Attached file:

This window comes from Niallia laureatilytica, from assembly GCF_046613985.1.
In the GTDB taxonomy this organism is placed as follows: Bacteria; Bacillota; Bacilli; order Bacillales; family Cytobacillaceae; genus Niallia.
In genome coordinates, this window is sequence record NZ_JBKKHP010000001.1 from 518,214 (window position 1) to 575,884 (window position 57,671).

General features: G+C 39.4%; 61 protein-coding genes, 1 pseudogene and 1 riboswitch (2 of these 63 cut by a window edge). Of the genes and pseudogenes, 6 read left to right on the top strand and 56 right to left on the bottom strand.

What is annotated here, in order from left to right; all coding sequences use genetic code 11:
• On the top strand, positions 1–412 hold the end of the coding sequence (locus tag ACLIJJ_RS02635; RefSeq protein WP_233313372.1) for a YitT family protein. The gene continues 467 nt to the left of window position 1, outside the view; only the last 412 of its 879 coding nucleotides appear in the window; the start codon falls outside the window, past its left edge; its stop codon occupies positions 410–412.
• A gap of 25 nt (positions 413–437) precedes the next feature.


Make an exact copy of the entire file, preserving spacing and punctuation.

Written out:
This window comes from Niallia laureatilytica, from assembly GCF_046613985.1.
In the GTDB taxonomy this organism is placed as follows: Bacteria; Bacillota; Bacilli; order Bacillales; family Cytobacillaceae; genus Niallia.
In genome coordinates, this window is sequence record NZ_JBKKHP010000001.1 from 518,214 (window position 1) to 575,884 (window position 57,671).

General features: G+C 39.4%; 61 protein-coding genes, 1 pseudogene and 1 riboswitch (2 of these 63 cut by a window edge). Of the genes and pseudogenes, 6 read left to right on the top strand and 56 right to left on the bottom strand.

What is annotated here, in order from left to right; all coding sequences use genetic code 11:
• On the top strand, positions 1–412 hold the end of the coding sequence (locus tag ACLIJJ_RS02635; RefSeq protein WP_233313372.1) for a YitT family protein. The gene continues 467 nt to the left of window position 1, outside the view; only the last 412 of its 879 coding nucleotides appear in the window; the start codon falls outside the window, past its left edge; its stop codon occupies positions 410–412.
• A gap of 25 nt (positions 413–437) precedes the next feature.